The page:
Sometimes “normal” seems boring. Most days are like that around here. Days filled with ordinary things like breakfast, washing the dishes, doing the laundry, sweeping the floor . . . . buying groceries, fixing supper, praying together, tucking in the little ones at night . . . the days pass by, one by one, like fleeting clouds on a windy day. Yesterday seemed like another ordinary, “normal” day here for our family. And it was. But for another family, not too far from our house, it was a day filled with heartbreak and tragedy.
Very early in the morning, just as I was getting my girls up and ready for school, the rest of the community was busy getting ready for the day. The cars, trucks, and school buses were zipping by our house in the darkness of the morning rush hour. We were busy fixing breakfast, making lunches, packing up school bags, gathering up homework, finding the shoes and coats – all of the “normal” things that we do every morning. The girls left for school and I went to work.
Later, I had time to clean up the kitchen, toss in a load of laundry, sweep the floor and tidy up the bedrooms and bathrooms. Then I took a morning break, and after a few minutes I went back to work. It was all so “normal” and ordinary. When I took a little break from my online work later in the day, I decided to check Facebook. Don’t we all do that, everyday, a thousand times? I noticed a post from our local school that mentioned something about being supportive of the families who had just experienced a tragic loss in our community, but I had no idea what it was about. So I thought I would try to find out what was going on.
And then the messages began to flood the pages of my FB feed. At around 7:00 a.m. that morning, as the school buses were picking kids up while it was still dark outside, a driver did not stop for the flashing lights on the bus or see the STOP sign that every bus puts out when they are waiting for children to get on or get off. The driver was going 55 miles per hour, and she thought that the lights she was seeing were from the farm implements and tractors that are out on all of the roads in our area at all hours of the day and night. It is harvest time, after all.
The news reports told us that this young woman, just 24 years old, had been called to come to the hospital as her father was dying. She was anxious, worried, and in a hurry. She works at a local church as a ministry leader, so she knew she would not be going in to work that day. Her two young children were in the car with her as she was on her way to pick up her sister so they could both rush to the hospital to see their father. As far as anyone knows, she was not texting or driving under the influence of drugs or alcohol. She was scared and, I’m sure, praying that she would get to the hospital in time.
And then it happened.
As she flew around a curve, right there in the road were the flashing lights of the school bus. But she didn’t realize it was a school bus until it was too late. It was not, after all, a tractor or a combine on the way to the next corn field. And there were four small children running across the road, right at that moment, to get on the school bus for a “normal” day with their classmates and teacher. At 55 miles per hour, she hit the children and three of them died. Twin brothers and their sister. The other one remains in critical condition at a local hospital. Of course, the whole community is devastated. And not just our community, as this happened not too far from our house but it is actually in the next school district over.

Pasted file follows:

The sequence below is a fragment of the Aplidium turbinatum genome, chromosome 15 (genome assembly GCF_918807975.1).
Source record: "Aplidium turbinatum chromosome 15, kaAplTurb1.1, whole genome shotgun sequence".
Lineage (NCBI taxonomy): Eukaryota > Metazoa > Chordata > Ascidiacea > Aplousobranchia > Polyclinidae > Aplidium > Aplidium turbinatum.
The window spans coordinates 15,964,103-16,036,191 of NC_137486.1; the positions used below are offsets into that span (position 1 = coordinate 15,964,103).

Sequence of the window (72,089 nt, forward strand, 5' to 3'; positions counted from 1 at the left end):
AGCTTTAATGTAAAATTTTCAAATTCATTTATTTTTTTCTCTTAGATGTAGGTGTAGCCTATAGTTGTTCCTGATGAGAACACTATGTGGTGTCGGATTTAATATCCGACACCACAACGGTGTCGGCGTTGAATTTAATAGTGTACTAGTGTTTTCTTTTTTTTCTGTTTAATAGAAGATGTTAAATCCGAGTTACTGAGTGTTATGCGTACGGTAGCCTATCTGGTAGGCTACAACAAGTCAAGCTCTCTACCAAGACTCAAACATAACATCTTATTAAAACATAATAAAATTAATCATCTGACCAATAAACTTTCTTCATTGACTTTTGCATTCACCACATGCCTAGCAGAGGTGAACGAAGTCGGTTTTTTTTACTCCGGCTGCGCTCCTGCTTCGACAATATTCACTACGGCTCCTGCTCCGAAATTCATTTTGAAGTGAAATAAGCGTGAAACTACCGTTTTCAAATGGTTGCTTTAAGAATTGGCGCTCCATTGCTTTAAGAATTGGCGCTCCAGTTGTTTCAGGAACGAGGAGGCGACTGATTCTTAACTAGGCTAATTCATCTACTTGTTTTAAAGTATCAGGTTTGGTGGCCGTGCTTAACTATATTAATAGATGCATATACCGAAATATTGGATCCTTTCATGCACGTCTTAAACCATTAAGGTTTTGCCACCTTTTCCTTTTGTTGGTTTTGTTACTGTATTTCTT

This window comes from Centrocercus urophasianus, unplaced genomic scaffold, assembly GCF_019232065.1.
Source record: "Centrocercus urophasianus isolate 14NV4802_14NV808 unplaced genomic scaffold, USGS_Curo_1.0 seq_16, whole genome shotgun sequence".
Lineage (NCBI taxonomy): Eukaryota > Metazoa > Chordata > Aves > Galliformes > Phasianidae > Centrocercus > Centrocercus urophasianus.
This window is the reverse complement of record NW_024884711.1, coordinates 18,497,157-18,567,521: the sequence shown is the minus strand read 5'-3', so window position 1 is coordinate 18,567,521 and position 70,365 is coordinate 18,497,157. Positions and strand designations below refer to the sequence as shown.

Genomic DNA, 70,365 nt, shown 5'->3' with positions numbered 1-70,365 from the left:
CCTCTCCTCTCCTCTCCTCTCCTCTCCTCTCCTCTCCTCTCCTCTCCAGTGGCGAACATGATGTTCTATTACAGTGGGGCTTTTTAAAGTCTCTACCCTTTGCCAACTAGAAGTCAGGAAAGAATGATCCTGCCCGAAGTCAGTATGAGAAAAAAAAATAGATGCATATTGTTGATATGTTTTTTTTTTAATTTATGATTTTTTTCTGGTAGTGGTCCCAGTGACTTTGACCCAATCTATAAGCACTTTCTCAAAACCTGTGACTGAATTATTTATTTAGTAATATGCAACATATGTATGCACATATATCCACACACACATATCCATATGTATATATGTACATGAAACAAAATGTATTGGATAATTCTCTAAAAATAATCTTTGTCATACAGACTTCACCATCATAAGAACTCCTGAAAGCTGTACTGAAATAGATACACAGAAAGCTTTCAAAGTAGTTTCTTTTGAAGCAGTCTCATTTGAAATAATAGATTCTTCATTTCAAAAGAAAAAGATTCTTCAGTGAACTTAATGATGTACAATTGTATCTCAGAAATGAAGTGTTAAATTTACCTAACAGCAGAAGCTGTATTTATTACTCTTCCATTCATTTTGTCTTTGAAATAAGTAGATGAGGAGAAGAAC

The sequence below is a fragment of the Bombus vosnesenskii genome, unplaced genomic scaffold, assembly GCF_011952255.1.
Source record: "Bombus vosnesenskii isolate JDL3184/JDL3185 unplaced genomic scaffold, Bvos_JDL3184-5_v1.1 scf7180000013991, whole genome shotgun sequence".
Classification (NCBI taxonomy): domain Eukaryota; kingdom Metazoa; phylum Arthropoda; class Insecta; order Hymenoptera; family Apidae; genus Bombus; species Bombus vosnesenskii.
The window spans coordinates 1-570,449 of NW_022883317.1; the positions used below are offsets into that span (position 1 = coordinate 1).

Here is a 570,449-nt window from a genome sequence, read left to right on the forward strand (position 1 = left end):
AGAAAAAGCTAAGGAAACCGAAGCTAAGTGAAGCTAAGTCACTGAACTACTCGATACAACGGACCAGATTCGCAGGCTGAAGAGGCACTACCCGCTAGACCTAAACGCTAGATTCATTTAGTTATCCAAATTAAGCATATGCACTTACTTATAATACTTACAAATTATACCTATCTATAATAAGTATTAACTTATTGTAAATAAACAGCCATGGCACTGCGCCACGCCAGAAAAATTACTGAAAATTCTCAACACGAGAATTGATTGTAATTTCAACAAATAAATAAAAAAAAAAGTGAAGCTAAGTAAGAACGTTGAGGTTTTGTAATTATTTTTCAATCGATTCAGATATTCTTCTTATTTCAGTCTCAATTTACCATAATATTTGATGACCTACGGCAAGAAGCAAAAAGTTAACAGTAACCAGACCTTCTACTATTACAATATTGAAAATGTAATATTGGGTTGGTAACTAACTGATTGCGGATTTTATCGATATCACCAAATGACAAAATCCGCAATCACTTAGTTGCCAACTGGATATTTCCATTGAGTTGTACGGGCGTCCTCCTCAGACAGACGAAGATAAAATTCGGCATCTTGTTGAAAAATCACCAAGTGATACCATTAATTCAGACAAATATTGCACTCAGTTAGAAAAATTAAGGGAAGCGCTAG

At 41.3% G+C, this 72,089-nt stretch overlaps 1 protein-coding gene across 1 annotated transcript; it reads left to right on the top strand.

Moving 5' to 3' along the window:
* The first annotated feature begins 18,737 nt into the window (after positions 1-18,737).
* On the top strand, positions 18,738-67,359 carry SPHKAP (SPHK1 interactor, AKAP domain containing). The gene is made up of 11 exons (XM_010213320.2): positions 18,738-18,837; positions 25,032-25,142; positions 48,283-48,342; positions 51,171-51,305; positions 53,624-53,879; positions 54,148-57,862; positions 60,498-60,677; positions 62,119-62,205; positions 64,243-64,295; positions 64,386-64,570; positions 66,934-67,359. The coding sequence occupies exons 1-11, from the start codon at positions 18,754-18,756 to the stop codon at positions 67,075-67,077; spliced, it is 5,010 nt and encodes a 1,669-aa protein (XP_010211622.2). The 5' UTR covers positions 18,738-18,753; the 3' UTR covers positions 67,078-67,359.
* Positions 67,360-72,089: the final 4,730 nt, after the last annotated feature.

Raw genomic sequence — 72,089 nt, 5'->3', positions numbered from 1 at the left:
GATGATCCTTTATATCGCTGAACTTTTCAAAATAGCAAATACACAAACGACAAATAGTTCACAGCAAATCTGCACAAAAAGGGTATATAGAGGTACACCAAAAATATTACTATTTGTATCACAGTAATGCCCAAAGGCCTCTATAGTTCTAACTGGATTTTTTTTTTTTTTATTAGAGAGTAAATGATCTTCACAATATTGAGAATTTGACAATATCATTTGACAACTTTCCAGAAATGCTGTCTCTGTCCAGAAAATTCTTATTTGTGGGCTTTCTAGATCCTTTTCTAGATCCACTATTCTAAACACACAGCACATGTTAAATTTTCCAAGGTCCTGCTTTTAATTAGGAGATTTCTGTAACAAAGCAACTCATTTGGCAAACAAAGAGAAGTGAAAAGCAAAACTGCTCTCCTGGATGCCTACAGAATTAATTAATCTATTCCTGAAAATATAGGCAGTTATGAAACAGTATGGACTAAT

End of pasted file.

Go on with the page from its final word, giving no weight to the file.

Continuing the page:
Praying for everyone involved sometimes seems like such a small gift in the midst of such a horrific tragedy. But for most of us, it is what we can do. As a community, we must come together to uphold one another, especially the families of everyone who has been struck by this devastating accident. It was an accident. The driver was not being careless . . . she was in a hurry and she was worried. She needs our prayers, too.
In this time of tragedy, as I sweep the floor, do the dishes and fold the laundry, I am reminded that “normal,” ordinary, and even boring can sometimes be a gift. For that I am grateful at this moment, on this rainy November day. I hope that you will treasure the moments in your life when things seem rather quiet, simple, “normal,” and boring. And if you are in the midst of turmoil, fear, sadness, tragedy, or heartbreak, please reach out to those who can be an encouragement to you. Life is way too short not to seek opportunities to connect with others who will help carry your burden. Will you pray for our little community and for those who were involved in this tragedy please? Thank you for your kindness.
Please join us this week for the Favorite Things Blog Hop and Linky Party where you can connect with other bloggers and make new friends . . . who will pray for you and with you when you are walking through times of sadness and grief. I do hope to see you there.
Welcome to this week’s Thursday Favorite Things Blog Hop and Linky Party!
Remember you can add three links until midnight on Saturday. One each day or all at once. Please invite your blog friends and social network to join us. It’s time to party my sweet bloggy friends. You can add three links until midnight on Saturday. One each day or all at once. Please invite your blog friends and social network to join us. – Inlinkz has implemented a new policy when you add your link to the list you need to click the little square boxes about their policies on the bottom right.
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Angelina- Petite Haus
Amber- Follow the Yellow Brick Home
Theresa- Shoestring Elegance
Linda- Crafts a la Mode
Pam- An Artful Mom
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